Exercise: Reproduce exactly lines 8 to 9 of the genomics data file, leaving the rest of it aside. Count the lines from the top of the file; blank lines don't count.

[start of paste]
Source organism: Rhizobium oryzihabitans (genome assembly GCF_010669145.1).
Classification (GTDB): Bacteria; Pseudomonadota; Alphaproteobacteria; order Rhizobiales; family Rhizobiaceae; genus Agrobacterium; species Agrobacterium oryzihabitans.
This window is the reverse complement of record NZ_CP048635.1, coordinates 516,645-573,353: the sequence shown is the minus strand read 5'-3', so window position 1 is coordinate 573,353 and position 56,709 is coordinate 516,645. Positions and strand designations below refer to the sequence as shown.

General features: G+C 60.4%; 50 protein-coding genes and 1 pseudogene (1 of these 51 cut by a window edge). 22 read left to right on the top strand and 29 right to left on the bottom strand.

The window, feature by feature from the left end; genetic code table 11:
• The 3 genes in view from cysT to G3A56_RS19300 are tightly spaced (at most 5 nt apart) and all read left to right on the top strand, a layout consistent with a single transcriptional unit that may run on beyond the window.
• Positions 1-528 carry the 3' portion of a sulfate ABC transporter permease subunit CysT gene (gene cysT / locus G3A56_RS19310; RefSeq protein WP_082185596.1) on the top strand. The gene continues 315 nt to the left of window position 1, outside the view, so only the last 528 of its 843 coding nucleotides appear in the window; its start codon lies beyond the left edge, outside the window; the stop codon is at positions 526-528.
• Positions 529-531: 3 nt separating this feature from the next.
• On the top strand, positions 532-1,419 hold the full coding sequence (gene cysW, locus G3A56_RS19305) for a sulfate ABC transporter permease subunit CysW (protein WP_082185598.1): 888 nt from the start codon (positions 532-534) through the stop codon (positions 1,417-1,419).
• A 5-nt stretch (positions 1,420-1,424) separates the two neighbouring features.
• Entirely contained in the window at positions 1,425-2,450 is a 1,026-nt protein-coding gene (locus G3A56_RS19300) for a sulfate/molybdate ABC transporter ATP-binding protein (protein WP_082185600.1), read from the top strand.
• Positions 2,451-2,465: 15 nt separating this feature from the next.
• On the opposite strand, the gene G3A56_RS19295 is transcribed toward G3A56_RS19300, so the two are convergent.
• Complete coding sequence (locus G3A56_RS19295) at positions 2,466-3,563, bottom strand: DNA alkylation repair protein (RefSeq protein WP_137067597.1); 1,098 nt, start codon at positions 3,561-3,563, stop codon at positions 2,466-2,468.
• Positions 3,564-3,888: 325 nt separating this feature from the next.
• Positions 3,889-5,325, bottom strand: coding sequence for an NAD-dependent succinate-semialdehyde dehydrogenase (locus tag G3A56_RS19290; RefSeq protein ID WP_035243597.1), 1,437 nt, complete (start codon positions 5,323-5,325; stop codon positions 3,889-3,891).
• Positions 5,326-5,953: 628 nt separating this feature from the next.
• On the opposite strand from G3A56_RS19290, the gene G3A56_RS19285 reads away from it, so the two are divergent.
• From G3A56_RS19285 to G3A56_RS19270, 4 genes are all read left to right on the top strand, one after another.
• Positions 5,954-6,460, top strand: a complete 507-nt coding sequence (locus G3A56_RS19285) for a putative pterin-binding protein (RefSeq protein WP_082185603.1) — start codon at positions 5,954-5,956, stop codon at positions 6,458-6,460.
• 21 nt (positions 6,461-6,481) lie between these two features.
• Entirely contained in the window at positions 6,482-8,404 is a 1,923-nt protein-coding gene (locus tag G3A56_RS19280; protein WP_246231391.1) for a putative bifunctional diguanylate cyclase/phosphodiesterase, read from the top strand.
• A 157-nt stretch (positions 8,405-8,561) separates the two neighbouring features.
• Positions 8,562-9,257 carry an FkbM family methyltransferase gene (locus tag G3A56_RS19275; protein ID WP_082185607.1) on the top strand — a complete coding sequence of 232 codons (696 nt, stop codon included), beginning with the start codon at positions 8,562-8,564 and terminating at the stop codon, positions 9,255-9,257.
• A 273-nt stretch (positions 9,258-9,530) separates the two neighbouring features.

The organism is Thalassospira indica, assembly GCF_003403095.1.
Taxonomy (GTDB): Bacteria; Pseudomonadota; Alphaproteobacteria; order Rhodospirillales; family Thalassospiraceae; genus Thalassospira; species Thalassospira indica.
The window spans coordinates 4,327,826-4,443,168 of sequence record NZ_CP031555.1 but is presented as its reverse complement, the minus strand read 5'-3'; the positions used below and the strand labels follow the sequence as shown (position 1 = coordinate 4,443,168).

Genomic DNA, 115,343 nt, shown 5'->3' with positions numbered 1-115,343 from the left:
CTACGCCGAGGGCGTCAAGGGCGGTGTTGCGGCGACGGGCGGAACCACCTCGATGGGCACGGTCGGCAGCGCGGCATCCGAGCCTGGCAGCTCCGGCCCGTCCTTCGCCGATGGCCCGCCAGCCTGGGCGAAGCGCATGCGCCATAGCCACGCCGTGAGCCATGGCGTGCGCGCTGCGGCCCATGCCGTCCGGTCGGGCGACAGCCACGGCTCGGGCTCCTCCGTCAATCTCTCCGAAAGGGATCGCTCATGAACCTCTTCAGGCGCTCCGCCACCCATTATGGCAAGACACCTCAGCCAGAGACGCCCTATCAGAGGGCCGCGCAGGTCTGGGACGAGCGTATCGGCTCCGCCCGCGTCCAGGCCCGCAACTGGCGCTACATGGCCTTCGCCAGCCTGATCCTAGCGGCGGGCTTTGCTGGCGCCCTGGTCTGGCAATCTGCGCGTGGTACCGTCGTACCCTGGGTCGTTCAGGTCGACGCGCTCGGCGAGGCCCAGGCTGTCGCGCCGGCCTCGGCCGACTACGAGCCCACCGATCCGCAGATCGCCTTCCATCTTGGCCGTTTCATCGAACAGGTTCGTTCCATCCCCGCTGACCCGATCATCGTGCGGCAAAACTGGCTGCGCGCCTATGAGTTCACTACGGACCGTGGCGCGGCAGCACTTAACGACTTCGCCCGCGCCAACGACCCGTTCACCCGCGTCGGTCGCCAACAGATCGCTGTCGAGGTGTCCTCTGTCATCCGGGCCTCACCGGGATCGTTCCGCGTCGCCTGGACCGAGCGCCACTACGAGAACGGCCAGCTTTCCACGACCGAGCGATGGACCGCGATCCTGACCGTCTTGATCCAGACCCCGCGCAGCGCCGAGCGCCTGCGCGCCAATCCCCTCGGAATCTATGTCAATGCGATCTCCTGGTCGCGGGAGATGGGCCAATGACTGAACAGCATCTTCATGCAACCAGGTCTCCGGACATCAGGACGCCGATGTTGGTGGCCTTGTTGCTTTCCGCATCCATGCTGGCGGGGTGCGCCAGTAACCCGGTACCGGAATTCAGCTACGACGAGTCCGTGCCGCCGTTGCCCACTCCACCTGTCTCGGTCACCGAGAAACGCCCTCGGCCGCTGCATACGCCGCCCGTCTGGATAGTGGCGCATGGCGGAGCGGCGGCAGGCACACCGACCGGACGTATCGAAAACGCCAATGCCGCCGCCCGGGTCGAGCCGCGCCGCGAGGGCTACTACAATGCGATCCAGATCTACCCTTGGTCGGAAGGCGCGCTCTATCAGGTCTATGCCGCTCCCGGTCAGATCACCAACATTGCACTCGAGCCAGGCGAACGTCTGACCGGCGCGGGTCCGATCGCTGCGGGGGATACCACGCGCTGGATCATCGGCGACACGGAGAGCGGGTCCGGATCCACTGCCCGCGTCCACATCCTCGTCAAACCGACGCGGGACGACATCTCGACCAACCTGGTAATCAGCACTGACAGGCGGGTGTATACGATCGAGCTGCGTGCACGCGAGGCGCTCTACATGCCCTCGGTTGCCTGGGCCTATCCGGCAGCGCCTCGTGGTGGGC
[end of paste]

• Positions 529-531: 3 nt separating this feature from the next.
• On the top strand, positions 532-1,419 hold the full coding sequence (gene cysW, locus G3A56_RS19305) for a sulfate ABC transporter permease subunit CysW (protein WP_082185598.1): 888 nt from the start codon (positions 532-534) through the stop codon (positions 1,417-1,419).